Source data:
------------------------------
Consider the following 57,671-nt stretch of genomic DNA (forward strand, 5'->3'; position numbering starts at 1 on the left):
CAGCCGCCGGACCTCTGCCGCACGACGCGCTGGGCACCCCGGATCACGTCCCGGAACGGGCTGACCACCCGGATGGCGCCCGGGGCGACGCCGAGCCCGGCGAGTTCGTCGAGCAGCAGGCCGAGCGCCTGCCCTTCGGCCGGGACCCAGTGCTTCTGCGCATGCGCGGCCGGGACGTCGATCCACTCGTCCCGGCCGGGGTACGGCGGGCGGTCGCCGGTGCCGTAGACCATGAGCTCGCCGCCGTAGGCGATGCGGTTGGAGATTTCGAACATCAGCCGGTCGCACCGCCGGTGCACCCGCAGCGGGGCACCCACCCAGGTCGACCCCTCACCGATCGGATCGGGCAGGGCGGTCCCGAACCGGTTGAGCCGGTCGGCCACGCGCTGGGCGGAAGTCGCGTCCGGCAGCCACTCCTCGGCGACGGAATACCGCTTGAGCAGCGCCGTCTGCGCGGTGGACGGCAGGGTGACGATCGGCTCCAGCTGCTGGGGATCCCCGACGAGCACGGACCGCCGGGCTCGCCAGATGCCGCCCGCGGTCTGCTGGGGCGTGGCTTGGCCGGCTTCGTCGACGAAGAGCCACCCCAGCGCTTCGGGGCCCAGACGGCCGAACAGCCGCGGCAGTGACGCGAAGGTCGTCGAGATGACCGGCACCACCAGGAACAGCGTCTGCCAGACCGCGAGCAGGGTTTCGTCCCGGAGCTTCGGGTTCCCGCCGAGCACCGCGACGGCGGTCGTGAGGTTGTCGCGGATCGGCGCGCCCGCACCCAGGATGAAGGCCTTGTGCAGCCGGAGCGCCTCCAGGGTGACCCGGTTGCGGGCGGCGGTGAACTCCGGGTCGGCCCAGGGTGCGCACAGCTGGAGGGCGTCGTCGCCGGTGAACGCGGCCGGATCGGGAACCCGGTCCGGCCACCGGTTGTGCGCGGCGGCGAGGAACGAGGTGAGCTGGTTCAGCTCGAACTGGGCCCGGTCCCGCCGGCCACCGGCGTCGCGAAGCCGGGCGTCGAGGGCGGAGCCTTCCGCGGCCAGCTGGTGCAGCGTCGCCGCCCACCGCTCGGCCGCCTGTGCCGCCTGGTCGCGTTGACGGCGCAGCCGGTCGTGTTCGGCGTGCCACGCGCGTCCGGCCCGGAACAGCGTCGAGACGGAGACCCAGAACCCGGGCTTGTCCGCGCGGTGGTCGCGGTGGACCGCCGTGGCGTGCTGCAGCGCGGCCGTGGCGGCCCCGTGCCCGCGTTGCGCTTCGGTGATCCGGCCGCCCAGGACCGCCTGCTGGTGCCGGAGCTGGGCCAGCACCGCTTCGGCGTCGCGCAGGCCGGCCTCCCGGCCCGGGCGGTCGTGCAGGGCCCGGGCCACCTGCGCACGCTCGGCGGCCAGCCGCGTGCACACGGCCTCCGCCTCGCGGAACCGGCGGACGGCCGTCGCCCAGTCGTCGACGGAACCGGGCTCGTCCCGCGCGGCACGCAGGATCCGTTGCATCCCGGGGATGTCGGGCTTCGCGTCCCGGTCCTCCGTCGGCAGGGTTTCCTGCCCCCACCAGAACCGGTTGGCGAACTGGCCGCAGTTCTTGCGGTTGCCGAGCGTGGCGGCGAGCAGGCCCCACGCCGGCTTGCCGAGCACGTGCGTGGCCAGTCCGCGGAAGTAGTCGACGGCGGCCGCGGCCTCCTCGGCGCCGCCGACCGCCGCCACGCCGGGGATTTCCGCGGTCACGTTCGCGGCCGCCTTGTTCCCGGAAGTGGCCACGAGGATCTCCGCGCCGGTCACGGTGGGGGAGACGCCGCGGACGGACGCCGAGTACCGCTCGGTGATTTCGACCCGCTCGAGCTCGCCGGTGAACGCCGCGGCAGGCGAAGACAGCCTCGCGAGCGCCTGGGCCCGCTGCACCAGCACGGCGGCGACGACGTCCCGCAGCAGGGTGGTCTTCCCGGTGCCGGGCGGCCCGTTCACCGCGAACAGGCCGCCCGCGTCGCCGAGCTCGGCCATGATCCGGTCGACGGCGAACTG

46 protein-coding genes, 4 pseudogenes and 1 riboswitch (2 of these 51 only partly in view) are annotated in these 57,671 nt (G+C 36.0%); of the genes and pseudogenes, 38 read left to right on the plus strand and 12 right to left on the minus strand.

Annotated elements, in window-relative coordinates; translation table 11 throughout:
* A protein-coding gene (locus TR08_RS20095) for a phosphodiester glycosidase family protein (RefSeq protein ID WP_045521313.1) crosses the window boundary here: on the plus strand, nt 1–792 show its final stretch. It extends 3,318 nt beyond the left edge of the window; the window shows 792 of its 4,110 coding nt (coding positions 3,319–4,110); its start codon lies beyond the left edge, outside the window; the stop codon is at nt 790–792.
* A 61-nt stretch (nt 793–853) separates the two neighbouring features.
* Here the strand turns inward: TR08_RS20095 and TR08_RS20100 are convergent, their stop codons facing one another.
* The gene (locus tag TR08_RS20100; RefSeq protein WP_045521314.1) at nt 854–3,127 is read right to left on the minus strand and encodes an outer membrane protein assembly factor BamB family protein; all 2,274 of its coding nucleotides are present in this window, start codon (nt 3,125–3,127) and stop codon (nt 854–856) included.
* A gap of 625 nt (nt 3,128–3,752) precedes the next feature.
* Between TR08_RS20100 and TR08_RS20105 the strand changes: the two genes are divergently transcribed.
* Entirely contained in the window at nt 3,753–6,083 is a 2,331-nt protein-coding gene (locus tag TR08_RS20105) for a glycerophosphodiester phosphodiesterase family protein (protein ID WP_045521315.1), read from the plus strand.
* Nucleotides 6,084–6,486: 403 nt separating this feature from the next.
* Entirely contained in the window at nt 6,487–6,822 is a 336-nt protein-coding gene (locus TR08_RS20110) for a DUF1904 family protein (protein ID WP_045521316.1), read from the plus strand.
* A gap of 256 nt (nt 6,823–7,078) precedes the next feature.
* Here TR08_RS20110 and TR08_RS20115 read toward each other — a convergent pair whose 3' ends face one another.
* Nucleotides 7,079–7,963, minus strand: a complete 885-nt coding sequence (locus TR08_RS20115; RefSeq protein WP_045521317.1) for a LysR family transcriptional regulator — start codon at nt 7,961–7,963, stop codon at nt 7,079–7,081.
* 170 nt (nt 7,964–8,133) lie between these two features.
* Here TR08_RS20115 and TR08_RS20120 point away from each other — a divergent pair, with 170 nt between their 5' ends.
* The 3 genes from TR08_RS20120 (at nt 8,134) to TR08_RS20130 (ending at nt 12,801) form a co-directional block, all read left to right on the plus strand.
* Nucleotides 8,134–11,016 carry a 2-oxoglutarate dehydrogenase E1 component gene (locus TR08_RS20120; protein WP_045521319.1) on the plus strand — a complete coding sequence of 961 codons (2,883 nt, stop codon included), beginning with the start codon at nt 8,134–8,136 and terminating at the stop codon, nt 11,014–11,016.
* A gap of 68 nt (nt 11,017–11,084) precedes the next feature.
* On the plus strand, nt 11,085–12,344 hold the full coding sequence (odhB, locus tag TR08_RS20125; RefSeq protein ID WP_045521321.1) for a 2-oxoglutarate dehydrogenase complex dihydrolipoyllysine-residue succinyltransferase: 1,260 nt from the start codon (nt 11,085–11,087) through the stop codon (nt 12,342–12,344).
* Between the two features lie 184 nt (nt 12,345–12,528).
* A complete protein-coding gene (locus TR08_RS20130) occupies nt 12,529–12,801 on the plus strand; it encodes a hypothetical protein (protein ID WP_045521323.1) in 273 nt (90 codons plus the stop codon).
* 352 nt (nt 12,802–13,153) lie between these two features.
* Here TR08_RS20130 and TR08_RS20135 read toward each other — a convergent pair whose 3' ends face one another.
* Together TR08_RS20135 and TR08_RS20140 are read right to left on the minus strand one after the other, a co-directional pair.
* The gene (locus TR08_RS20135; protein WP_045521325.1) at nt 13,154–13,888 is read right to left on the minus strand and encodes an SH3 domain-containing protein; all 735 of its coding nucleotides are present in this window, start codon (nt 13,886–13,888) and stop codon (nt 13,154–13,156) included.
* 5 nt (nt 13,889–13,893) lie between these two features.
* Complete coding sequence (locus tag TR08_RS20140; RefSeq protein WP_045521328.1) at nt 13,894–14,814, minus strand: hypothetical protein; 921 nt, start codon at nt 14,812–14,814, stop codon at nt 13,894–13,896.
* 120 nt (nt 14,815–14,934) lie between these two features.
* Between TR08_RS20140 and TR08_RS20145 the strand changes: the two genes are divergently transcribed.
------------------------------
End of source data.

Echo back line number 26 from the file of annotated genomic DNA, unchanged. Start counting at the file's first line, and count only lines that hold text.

* Here TR08_RS20130 and TR08_RS20135 read toward each other — a convergent pair whose 3' ends face one another.